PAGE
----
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We are dealing with a lot of CRUD operations in our application. Each database table has one or more corresponding SQLContainer instances to perform various types of operations. All of these SQLContainers are stored in one helper class, so that you could perform any type of CRUD operation anywhere from the program (once you have the reference to that helper class).

Now that the scale of the application is growing rapidly, this database helper class has also grown immensely (5+ KLOC). The growth of this helper class was impacted by the fact, that every SQLContainer has a seperate set of methods for performing the same operations, e.g. if you had to commit employeesContainer, you would call commitEmployeesContainer() and so only reading the method name gives a clear idea of the action. (You could call getEmployeesContainer().commit(), but we also perform some additional operations after commiting, like returing the status code of the commit which is almost the same for each container except for few containers)

Now we are considering to add some polymorphism to this helper class and create general purpose methods, e.g. for committing records the commitContainer(getEmployeesContainer()) could be used, but such polymorphism will have no typesafety whatsoever and if some table will have few different containers you could accidentally pass a wrong container.

One of the benefits is that you won't have to add new sets of methods when new SQLContainers will be added, and also modifications to the committing algorithm would be easier to adapt.

Question:
Which approach would ease the maintenance whilst keeping the readability or is there an alternative solution for this type of problem?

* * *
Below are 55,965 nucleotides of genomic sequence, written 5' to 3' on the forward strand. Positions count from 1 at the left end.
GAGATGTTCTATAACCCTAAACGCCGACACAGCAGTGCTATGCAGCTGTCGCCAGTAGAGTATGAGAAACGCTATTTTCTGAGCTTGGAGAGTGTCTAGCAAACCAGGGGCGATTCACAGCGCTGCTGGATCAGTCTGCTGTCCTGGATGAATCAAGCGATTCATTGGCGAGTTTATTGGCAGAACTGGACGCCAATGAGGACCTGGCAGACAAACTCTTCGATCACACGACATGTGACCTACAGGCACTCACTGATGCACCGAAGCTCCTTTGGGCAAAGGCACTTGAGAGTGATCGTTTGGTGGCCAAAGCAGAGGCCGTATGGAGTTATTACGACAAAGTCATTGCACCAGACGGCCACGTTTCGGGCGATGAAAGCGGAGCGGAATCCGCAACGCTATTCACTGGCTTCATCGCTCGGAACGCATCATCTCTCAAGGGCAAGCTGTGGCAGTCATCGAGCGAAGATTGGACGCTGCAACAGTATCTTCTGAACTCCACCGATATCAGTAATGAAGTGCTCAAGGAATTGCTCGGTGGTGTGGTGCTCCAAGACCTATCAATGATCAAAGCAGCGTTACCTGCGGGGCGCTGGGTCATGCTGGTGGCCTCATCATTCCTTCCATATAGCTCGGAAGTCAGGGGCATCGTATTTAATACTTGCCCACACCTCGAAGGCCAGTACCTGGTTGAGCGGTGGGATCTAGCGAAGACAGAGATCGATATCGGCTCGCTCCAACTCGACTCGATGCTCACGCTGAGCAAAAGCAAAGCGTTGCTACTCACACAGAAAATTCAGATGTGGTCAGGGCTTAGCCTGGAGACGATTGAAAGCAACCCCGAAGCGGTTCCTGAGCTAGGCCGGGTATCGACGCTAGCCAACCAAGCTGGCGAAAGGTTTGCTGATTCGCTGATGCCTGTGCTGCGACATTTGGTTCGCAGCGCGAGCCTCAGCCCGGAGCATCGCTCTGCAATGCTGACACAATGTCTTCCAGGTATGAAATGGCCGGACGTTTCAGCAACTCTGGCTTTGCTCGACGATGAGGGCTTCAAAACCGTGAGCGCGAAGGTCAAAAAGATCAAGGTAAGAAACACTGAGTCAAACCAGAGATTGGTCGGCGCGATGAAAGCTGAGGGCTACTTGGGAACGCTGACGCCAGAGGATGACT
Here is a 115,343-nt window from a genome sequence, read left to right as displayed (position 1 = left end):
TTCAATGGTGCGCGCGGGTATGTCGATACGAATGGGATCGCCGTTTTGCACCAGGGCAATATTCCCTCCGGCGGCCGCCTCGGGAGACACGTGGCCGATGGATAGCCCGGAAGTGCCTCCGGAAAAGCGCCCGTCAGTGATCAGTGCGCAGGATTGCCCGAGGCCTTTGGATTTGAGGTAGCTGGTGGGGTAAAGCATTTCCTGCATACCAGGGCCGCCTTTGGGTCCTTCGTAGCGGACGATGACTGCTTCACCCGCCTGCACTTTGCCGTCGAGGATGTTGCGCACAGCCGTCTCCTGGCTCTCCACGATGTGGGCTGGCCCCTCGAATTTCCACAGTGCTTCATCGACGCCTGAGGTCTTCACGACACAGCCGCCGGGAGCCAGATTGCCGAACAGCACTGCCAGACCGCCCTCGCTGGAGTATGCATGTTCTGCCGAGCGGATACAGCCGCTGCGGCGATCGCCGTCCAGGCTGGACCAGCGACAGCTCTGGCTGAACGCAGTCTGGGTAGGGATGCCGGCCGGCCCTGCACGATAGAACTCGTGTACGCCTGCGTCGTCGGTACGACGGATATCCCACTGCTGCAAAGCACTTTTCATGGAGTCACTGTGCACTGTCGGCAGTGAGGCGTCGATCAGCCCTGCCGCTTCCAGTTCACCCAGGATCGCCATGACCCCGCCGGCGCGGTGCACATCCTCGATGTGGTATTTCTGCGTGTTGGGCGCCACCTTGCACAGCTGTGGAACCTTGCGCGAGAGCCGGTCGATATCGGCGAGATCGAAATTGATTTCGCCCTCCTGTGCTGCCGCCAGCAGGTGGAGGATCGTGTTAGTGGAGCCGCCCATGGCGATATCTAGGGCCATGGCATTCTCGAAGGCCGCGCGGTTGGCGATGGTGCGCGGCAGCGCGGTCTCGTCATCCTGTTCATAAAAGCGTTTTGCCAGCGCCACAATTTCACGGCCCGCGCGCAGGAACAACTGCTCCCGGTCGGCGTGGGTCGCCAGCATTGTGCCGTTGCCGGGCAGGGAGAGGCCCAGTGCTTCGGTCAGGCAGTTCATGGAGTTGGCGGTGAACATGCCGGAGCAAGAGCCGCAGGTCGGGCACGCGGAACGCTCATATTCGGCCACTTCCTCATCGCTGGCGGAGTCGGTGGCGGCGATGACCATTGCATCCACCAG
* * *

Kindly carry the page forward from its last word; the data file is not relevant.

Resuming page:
• what programming language do you use? – gnat Dec 12 '13 at 15:56
  • It's Java. Updated the tags. – rpozarickij Dec 12 '13 at 16:38
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    Getting rid of the God object sounds like a good start... – Telastyn Dec 12 '13 at 16:51
  • Is there some reason you're not using Spring? – Matthew Flynn Dec 12 '13 at 19:19
  • @Matthew, we are using Vaadin framework, and built-in SQLContainer classes were used from the start of the project. – rpozarickij Dec 13 '13 at 7:26
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The common approach to this sort of thing is to create a class (whose name ends with DAO) with static helper methods to perform CRUD methods pertaining to that particular database table. That static class derives from a common static class with protected methods which assist derived classes.

For instance, org.project.dao.UserDAO.getByUsername("MICHAELJ") would be called so that static class UserDAO can return a UserEntity object based on the username passed. The UserDAO would then call the super protected method get passing all information required in order to construct a query and return an object array (array, for when you're expecting multiple values). UserDAO would take the first one, cast it, and return it to the caller (or return null in the case in which none is found). In this way, you're not violating DRY, and you can perform changes to all reads or just UserDAO simply by modifying the appropriate method.

If you're going to use an instance (say, if you wanted to retain database connection info), that is fine too, but you cannot access it in a global manner like you're doing now. You need to pass it into the classes which require it, meaning you're going to have to modify all the classes which currently use your helper class.

Then, I usually take things a step further and create a User class which takes as its only constructor argument, a UserEntity instance. Throughout my program I would use User for getting and setting information and taking care of niceties and data validation. In this way, if UserEntity ever changed, you would not need to change UserDAO unless it were a key field and you would likely need to do little more than add a getter and setter to User leaving the rest unchanged. The User class would be the only class to directly interface with UserDAO, and so that too is easy to fix when necessary.

While this Façade pattern is optional, I find it makes my program very flexible and easily maintainable, all while keeping its readability. I hope that helps!

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